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Songs of Our Tears

Illustration: A couple of weeks ago, I attended a worship conference. One of the classes focused on the different purposes and styles of worship. A music professor from Redeemer College in Ontario began one of the class sessions by saying something like this:

"I went to a church to worship a couple of weeks ago, a church I had never attended. I saw something when I walked into the sanctuary that I've never seen before. It was so unique that it captured my attention immediately. I couldn't take my eyes off from it. What do you think it was?"

We tried to guess but failed. His answer: a box of Kleenex. Here was a church where it was permissible to cry. There aren't many churches that way. Most churches subtly, and some not-so-subtly, say, "Don't cry." When you do, you generally feel uncomfortable.

Psalm 13 is a psalm of lament. Psalms of lament make us uncomfortable. They say things we aren't sure should even be said aloud. They get in touch with the pain inside of us that we're not always eager to engage.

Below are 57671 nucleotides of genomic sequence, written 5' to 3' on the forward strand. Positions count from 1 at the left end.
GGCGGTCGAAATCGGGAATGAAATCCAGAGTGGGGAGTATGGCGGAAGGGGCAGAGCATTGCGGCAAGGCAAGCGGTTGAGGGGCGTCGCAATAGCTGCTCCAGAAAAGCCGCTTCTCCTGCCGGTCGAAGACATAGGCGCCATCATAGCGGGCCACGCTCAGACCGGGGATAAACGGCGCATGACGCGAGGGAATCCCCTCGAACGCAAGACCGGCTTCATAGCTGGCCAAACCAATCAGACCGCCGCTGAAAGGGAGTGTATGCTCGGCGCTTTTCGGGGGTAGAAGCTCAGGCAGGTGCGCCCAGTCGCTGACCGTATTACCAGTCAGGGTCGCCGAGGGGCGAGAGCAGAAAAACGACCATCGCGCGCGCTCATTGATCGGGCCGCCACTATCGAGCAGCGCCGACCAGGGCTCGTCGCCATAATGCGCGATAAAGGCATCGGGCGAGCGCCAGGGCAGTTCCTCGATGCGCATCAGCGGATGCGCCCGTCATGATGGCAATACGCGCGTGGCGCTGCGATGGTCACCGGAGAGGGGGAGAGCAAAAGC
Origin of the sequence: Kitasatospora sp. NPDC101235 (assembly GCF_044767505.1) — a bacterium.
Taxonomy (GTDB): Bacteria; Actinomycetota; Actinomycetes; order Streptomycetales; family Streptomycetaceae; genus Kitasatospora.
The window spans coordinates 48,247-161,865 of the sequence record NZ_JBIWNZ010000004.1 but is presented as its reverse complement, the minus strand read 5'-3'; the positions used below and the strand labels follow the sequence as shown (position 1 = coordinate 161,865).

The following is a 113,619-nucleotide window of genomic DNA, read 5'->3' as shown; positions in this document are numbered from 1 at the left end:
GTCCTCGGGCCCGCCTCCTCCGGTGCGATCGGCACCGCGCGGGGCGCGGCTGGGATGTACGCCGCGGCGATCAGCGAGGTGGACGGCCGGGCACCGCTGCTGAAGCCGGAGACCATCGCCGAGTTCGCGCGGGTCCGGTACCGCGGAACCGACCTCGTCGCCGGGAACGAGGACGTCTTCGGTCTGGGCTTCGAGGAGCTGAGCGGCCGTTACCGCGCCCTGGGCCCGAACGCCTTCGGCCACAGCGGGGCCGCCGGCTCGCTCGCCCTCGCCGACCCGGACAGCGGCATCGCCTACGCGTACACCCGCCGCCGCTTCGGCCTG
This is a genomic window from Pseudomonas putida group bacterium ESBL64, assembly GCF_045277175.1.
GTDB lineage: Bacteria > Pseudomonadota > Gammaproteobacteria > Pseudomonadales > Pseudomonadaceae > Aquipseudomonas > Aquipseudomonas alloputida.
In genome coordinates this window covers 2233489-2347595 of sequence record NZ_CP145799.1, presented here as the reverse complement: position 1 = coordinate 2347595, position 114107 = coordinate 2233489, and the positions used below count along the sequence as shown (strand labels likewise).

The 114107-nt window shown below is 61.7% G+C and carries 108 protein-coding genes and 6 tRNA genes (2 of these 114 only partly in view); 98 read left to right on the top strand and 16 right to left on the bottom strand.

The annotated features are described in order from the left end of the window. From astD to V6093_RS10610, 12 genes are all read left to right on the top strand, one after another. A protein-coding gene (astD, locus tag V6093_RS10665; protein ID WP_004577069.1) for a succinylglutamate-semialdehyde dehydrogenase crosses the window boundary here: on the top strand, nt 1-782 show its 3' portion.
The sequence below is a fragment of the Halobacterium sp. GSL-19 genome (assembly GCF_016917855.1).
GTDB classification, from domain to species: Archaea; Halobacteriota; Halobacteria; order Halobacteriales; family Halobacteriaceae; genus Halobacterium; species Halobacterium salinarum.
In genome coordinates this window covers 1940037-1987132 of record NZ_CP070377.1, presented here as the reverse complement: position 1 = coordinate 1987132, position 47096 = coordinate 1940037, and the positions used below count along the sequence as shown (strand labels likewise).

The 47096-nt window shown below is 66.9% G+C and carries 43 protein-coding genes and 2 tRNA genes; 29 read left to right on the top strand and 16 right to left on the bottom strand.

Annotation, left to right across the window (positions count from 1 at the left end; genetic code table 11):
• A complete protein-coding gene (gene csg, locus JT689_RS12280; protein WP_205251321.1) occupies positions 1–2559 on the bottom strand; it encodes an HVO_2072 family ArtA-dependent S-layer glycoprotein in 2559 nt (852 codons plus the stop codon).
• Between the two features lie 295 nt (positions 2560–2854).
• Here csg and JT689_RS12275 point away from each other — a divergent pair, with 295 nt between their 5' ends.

Psalm 13 and the other psalms of lament are part of the inspired Word of Almighty God. They have been placed there by the inspiration of the Holy Spirit, deliberately, thereby giving us permission to lament.

The neglected psalms

Before we look at this specific psalm of lament, we ought to begin by reminding ourselves that psalms of lament really are the neglected psalms. There are a good many of them.

Psalm 10 begins with "Why, 0 Lord, do you stand far off? Why do you hide yourself in times of trouble?" When was the last time you began your prayers like that?"

Or Psalm 22: "My God, my God, why have you forsaken me? Why are you so far from saving me, so far from the words of my groaning? 0 my God, I cry out by day, but you do not answer; by night, and am not silent." Do you remember who prayed that one Friday afternoon on a cross?

Psalm 42: "As the deer pants for streams of water, so my soul pants for you, 0 God. My soul thirsts for God, for the living God. When can I go and meet with God? My tears have been my food day and night." There are a lot of tears here.

Psalm 88 is perhaps one of the bleakest: "I cry to you for help, 0 Lord. In the morning my prayer comes before you. Why, 0 Lord, do you reject me and hide your face from me?"

These are earthy psalms.

There's a lot of crying in the Book of Psalms. There are reasons why they are such neglected psalms. There is a spirit among us that seems to think crying and complaining and lamenting to God are signs of poor faith: If you had strong faith, you wouldn't feel that way. Good Christians don't cry. Good Christians are always happy. Good Christians are always upbeat, we're told.